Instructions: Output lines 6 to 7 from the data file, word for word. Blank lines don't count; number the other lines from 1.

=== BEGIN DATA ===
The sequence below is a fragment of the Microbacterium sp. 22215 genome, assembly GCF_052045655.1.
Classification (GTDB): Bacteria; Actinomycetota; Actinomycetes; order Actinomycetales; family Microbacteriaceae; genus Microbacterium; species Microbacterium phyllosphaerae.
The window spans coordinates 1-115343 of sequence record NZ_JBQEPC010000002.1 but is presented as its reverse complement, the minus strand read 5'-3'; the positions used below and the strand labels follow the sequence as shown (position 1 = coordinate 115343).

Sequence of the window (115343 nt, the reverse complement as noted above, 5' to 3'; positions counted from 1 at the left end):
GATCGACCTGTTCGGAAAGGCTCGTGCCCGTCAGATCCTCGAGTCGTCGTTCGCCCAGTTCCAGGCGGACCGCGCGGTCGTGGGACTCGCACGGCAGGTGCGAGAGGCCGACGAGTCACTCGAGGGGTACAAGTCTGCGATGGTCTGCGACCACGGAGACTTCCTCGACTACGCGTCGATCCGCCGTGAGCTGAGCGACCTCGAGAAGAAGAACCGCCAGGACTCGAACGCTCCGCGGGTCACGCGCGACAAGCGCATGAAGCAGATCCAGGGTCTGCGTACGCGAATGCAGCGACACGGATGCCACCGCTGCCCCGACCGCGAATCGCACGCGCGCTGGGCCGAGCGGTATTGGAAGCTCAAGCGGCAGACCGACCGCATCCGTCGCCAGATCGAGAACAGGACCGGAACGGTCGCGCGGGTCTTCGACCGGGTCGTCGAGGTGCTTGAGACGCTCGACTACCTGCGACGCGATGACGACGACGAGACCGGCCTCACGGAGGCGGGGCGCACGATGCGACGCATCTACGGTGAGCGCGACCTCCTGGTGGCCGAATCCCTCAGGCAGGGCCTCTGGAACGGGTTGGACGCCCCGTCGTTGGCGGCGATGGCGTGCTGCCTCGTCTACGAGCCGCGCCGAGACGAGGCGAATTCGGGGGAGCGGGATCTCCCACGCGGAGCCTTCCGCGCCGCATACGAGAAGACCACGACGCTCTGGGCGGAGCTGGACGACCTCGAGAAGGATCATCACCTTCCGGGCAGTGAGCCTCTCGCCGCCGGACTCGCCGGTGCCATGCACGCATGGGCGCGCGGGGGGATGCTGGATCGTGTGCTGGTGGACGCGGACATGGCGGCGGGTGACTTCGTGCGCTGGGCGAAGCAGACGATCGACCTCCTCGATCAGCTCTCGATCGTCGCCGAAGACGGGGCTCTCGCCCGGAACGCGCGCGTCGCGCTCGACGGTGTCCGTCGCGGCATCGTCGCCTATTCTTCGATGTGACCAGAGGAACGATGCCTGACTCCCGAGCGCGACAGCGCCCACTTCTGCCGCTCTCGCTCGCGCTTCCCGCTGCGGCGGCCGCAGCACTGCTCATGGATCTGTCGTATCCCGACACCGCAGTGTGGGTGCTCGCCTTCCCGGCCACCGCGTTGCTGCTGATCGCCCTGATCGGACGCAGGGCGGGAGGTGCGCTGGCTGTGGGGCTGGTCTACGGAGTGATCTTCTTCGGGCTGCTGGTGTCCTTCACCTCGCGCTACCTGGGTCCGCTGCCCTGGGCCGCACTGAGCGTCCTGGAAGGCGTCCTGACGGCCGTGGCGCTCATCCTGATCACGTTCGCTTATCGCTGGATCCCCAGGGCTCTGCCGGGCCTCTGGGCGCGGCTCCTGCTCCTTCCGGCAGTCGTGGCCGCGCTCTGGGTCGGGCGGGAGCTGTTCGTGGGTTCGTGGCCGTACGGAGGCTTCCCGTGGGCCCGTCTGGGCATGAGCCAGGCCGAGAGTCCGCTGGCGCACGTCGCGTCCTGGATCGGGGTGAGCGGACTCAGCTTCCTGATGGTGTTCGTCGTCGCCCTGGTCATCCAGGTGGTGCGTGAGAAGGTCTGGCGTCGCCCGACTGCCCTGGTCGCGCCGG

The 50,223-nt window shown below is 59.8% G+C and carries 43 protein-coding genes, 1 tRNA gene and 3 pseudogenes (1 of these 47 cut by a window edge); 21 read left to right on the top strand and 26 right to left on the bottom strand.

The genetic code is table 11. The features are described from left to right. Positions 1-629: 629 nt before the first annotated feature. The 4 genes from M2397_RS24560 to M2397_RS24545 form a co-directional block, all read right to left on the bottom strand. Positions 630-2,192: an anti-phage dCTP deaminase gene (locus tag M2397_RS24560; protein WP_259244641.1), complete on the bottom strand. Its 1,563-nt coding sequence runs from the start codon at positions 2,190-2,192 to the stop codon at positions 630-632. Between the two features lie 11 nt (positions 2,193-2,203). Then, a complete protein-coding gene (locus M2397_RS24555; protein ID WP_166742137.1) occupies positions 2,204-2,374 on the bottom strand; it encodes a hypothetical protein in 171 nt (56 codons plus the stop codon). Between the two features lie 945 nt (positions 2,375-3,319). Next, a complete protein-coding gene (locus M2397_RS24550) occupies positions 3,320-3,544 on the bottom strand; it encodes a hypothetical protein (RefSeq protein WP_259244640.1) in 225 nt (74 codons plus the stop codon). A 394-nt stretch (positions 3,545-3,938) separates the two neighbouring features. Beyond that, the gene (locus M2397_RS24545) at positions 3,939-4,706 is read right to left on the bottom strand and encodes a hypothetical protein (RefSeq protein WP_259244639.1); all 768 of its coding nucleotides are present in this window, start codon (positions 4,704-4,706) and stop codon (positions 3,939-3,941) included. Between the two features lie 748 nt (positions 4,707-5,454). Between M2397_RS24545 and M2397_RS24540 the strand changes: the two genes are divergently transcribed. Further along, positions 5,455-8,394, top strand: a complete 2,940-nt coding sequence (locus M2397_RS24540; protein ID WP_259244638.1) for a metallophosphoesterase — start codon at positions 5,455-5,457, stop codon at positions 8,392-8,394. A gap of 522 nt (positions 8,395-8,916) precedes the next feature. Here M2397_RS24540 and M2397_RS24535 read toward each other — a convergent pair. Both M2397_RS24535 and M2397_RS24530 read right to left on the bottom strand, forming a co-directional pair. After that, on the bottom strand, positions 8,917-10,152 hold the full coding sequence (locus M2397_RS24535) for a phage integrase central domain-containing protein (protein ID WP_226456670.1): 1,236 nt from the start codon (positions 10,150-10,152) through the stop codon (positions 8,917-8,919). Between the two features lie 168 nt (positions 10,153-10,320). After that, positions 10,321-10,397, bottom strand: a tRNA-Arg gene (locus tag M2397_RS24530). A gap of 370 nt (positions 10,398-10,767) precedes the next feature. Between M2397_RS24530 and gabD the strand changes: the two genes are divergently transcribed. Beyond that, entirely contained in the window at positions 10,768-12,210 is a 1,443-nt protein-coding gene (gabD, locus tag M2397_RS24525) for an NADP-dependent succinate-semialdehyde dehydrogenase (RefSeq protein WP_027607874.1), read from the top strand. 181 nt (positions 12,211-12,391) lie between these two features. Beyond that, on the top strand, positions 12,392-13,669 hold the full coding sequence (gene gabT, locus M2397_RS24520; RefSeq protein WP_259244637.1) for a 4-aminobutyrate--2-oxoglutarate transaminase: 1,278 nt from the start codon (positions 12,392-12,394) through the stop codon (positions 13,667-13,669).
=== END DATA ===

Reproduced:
The 50,223-nt window shown below is 59.8% G+C and carries 43 protein-coding genes, 1 tRNA gene and 3 pseudogenes (1 of these 47 cut by a window edge); 21 read left to right on the top strand and 26 right to left on the bottom strand.

The genetic code is table 11. The features are described from left to right. Positions 1-629: 629 nt before the first annotated feature. The 4 genes from M2397_RS24560 to M2397_RS24545 form a co-directional block, all read right to left on the bottom strand. Positions 630-2,192: an anti-phage dCTP deaminase gene (locus tag M2397_RS24560; protein WP_259244641.1), complete on the bottom strand. Its 1,563-nt coding sequence runs from the start codon at positions 2,190-2,192 to the stop codon at positions 630-632. Between the two features lie 11 nt (positions 2,193-2,203). Then, a complete protein-coding gene (locus M2397_RS24555; protein ID WP_166742137.1) occupies positions 2,204-2,374 on the bottom strand; it encodes a hypothetical protein in 171 nt (56 codons plus the stop codon). Between the two features lie 945 nt (positions 2,375-3,319). Next, a complete protein-coding gene (locus M2397_RS24550) occupies positions 3,320-3,544 on the bottom strand; it encodes a hypothetical protein (RefSeq protein WP_259244640.1) in 225 nt (74 codons plus the stop codon). A 394-nt stretch (positions 3,545-3,938) separates the two neighbouring features. Beyond that, the gene (locus M2397_RS24545) at positions 3,939-4,706 is read right to left on the bottom strand and encodes a hypothetical protein (RefSeq protein WP_259244639.1); all 768 of its coding nucleotides are present in this window, start codon (positions 4,704-4,706) and stop codon (positions 3,939-3,941) included. Between the two features lie 748 nt (positions 4,707-5,454). Between M2397_RS24545 and M2397_RS24540 the strand changes: the two genes are divergently transcribed. Further along, positions 5,455-8,394, top strand: a complete 2,940-nt coding sequence (locus M2397_RS24540; protein ID WP_259244638.1) for a metallophosphoesterase — start codon at positions 5,455-5,457, stop codon at positions 8,392-8,394. A gap of 522 nt (positions 8,395-8,916) precedes the next feature. Here M2397_RS24540 and M2397_RS24535 read toward each other — a convergent pair. Both M2397_RS24535 and M2397_RS24530 read right to left on the bottom strand, forming a co-directional pair. After that, on the bottom strand, positions 8,917-10,152 hold the full coding sequence (locus M2397_RS24535) for a phage integrase central domain-containing protein (protein ID WP_226456670.1): 1,236 nt from the start codon (positions 10,150-10,152) through the stop codon (positions 8,917-8,919). Between the two features lie 168 nt (positions 10,153-10,320). After that, positions 10,321-10,397, bottom strand: a tRNA-Arg gene (locus tag M2397_RS24530). A gap of 370 nt (positions 10,398-10,767) precedes the next feature. Between M2397_RS24530 and gabD the strand changes: the two genes are divergently transcribed. Beyond that, entirely contained in the window at positions 10,768-12,210 is a 1,443-nt protein-coding gene (gabD, locus tag M2397_RS24525) for an NADP-dependent succinate-semialdehyde dehydrogenase (RefSeq protein WP_027607874.1), read from the top strand. 181 nt (positions 12,211-12,391) lie between these two features. Beyond that, on the top strand, positions 12,392-13,669 hold the full coding sequence (gene gabT, locus M2397_RS24520; RefSeq protein WP_259244637.1) for a 4-aminobutyrate--2-oxoglutarate transaminase: 1,278 nt from the start codon (positions 12,392-12,394) through the stop codon (positions 13,667-13,669).